Earlier this week a friend posted on Facebook.  Her son had been in a relatively minor accident, she posted a photo of him joking around with the nurses in the ER.   He doesn't drive, so he rides his bike back and forth to work.  He was lawfully biking across the crosswalk when a car made an illegal right on red turn and hit his front tire.  He's ok, but the bike is toast.  The car just kept going -- we hope the red light camera got a good photo of the license plate. 

His accident took place in the same intersection where a young woman was killed last month.  The young woman was in a fender-bender with another car, and both cars pulled over to the side of the road.  But when the young woman got out of her car to talk to the other driver, he decided to drive away, and he hit her with his car.  The police are still looking for him. 

I guess I'm having a "hug your kids" kind of day...

Wednesday, December 6, 2017

Wednesday HodgePodge

Joyce always has interesting questions.

1. What title would you give this current chapter of your life?

Chaos Reigns

2. December 6 is National Microwave Oven Day. Who knew? Besides popcorn and coffee reheats, what's the most common thing you microwave? Could you get along without a microwave?

I'd go crazy without a microwave.  Popcorn, leftovers, frozen dinners, I love to heat things up in the microwave.  Very conveninet to have one at work at lunchtime.

3. If you could insert yourself into any Christmas carol and experience the lyrics in real life, which Christmas carol lyric would you choose and why?

"Merry New York Christmas".  I love NYC at Christmastime, we always make a trip into Manhattan to see the tree at Rockefeller Center.

4. Describe the most beautiful drive you've ever taken.

Many years ago, before the kids were born, Drew and I took a ride from Long Island to Sturbridge, Massachusetts.  It was October, and the fall foliage was incredible.

5. What's something on your Christmas list this year? (an actual list or figuratively speaking, either one)

Being Jewish, I don't celebrate Christmas.  I love the season, I appreciate the decorations and the music and festivities, but I don't have a "Christmas list".  Yet, as the New Year approaches, I find myself thinking of what I'd like to see in the coming year.  My wishes are not for myself, but for my family.  I'd like to see my children happy in their jobs and happy in their personal relationships.  I want Drew to be restored to health after a grueling year.  I won't share my wishes for other family members, though, but it's been a tough year for us in a lot of ways, and I'd like to see that change.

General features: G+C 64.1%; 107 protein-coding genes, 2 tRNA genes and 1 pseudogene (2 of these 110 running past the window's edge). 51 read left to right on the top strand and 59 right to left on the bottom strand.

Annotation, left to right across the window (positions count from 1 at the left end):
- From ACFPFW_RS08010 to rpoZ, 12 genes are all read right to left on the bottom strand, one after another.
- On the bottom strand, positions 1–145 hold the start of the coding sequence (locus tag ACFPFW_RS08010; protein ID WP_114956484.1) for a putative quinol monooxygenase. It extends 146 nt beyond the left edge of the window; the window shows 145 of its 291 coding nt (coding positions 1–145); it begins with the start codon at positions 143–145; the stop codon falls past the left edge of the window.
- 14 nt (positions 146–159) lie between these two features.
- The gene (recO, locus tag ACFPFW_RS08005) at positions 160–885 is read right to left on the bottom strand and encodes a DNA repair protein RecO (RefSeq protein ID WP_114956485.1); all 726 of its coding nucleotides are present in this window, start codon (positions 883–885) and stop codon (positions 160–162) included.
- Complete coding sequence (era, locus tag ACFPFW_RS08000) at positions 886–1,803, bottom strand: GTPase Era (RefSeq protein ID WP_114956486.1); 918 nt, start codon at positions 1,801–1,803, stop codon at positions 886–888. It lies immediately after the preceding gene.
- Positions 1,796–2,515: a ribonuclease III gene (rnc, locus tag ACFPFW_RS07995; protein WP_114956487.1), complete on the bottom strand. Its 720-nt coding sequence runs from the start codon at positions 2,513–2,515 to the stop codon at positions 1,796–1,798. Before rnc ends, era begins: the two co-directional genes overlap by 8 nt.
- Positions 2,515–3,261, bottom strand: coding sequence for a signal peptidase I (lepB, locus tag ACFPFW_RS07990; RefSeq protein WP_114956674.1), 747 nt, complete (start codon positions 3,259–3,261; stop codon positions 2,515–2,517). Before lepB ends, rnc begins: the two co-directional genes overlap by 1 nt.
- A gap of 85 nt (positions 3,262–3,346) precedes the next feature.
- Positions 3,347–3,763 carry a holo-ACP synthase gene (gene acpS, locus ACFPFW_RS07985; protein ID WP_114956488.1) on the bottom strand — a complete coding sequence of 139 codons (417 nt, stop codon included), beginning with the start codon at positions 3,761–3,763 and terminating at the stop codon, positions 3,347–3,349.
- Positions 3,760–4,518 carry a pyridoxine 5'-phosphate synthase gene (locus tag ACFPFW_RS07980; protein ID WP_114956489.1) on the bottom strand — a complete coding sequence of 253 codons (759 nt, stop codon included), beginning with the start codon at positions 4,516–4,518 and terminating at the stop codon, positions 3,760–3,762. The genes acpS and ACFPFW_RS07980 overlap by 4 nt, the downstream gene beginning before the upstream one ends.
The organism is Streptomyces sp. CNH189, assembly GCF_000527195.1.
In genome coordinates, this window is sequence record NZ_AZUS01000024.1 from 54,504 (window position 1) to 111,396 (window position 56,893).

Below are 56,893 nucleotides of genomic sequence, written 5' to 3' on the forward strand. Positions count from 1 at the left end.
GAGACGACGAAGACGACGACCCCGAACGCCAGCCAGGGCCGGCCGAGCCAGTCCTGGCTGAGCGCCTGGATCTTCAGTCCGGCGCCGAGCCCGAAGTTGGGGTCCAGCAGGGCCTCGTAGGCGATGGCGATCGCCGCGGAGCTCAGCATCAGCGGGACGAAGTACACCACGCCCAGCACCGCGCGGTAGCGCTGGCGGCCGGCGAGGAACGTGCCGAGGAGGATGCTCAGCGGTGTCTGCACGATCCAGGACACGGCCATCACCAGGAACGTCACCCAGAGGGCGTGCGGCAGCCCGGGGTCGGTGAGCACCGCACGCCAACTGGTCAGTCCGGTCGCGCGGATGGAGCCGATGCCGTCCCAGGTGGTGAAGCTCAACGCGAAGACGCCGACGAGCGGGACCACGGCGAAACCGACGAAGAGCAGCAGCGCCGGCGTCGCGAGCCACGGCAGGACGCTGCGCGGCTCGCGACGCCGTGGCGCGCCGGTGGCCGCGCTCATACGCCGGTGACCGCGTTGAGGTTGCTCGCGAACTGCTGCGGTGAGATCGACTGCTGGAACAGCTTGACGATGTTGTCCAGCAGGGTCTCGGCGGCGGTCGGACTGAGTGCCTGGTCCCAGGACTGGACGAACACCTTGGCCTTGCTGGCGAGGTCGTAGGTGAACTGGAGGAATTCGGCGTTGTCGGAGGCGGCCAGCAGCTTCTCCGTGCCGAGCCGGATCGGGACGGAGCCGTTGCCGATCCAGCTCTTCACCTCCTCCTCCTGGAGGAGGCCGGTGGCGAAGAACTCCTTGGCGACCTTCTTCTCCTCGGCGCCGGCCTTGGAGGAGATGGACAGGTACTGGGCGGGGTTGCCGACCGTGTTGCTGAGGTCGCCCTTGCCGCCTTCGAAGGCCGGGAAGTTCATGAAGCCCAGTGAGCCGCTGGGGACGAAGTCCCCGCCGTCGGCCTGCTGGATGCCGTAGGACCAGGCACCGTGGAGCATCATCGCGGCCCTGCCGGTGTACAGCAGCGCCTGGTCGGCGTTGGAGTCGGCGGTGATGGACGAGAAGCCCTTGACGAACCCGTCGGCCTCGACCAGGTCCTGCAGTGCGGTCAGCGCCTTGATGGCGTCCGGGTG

Now, if you're asking me what I want for Chanukah...I wouldn't say "no" to the Fitbit Ionic Smartwatch.

6. Insert your own random thought here.

Every time I walk into The Pit Stop and order the spaghetti squash primavera, I feel like a celebrity, because that's the dish the owner cooked for Guy Fieri on "Diners, Drive-ins and Dives."

Tuesday, December 5, 2017


This morning, as I was reading my email, Facebook, etc., I found a story on the local "Patch" that made me cry.

A young man from my community had died.  I didn't know him, I don't know his family, but I am devastated nevertheless.

His name was Daniel, he was 18 years old, had graduated from high school in June, and was attending a SUNY college upstate. 

He apparently went to some sort of frat party Friday.  Early Saturday morning he was found unresponsive on the couch in an off-campus apartment, and it was later determined that he had alcohol and anti-anxiety medication in his system.

They're holding the wake today.

Heartbreaking.  Tragic. Devastating.

No parent should have to bury a child. 

But that's not the worst of it.

This is the second time those poor parents have had to bury a son. 

The young man who died on Saturday had a twin brother, Justin, who died when the boys were four years old.    It was a freak accident, one that was  actually written up in the New York Times.  The boys, and their older sister, were enrolled at a local day camp -- the same camp where Jen and Becca went to preschool.   One day, a group of kids, including Justin and his older sister, were sitting under a tree, waiting to board the bus that would take them home.    No one knew tha tthe tree was rotted, that insects had been feasting on it.  The tree collapsed unexpectedly, killing Justin and injuring his sister.  

The newspapers never mentioned where Daniel was when the tree collapsed.  Apperntly he was at the scene, also waiting for the bus, but was not physically injured.  I cannot imagine how losing his twin brother must have affected him.

Or how losing both of her brothers will affect their sister's life.